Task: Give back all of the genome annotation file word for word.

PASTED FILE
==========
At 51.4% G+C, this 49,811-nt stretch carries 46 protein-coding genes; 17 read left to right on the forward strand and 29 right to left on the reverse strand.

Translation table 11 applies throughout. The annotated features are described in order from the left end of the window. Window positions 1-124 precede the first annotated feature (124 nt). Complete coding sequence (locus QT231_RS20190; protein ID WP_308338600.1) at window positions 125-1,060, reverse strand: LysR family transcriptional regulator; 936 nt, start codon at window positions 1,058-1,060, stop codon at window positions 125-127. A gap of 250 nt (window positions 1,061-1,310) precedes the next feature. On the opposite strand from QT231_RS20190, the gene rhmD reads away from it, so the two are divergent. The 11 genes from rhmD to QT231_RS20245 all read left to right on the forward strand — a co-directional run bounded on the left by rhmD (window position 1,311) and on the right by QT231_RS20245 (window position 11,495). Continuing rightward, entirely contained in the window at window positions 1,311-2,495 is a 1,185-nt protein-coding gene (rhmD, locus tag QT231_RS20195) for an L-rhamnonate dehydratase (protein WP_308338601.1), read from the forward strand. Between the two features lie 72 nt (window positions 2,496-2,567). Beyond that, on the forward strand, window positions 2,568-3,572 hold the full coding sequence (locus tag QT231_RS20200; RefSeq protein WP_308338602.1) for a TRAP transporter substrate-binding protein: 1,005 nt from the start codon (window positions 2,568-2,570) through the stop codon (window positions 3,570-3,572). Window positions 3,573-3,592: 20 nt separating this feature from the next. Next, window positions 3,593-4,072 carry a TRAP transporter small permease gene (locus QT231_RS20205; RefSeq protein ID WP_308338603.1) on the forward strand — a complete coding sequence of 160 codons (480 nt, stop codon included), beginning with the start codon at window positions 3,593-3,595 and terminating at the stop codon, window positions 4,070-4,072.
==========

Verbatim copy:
At 51.4% G+C, this 49,811-nt stretch carries 46 protein-coding genes; 17 read left to right on the forward strand and 29 right to left on the reverse strand.

Translation table 11 applies throughout. The annotated features are described in order from the left end of the window. Window positions 1-124 precede the first annotated feature (124 nt). Complete coding sequence (locus QT231_RS20190; protein ID WP_308338600.1) at window positions 125-1,060, reverse strand: LysR family transcriptional regulator; 936 nt, start codon at window positions 1,058-1,060, stop codon at window positions 125-127. A gap of 250 nt (window positions 1,061-1,310) precedes the next feature. On the opposite strand from QT231_RS20190, the gene rhmD reads away from it, so the two are divergent. The 11 genes from rhmD to QT231_RS20245 all read left to right on the forward strand — a co-directional run bounded on the left by rhmD (window position 1,311) and on the right by QT231_RS20245 (window position 11,495). Continuing rightward, entirely contained in the window at window positions 1,311-2,495 is a 1,185-nt protein-coding gene (rhmD, locus tag QT231_RS20195) for an L-rhamnonate dehydratase (protein WP_308338601.1), read from the forward strand. Between the two features lie 72 nt (window positions 2,496-2,567). Beyond that, on the forward strand, window positions 2,568-3,572 hold the full coding sequence (locus tag QT231_RS20200; RefSeq protein WP_308338602.1) for a TRAP transporter substrate-binding protein: 1,005 nt from the start codon (window positions 2,568-2,570) through the stop codon (window positions 3,570-3,572). Window positions 3,573-3,592: 20 nt separating this feature from the next. Next, window positions 3,593-4,072 carry a TRAP transporter small permease gene (locus QT231_RS20205; RefSeq protein ID WP_308338603.1) on the forward strand — a complete coding sequence of 160 codons (480 nt, stop codon included), beginning with the start codon at window positions 3,593-3,595 and terminating at the stop codon, window positions 4,070-4,072.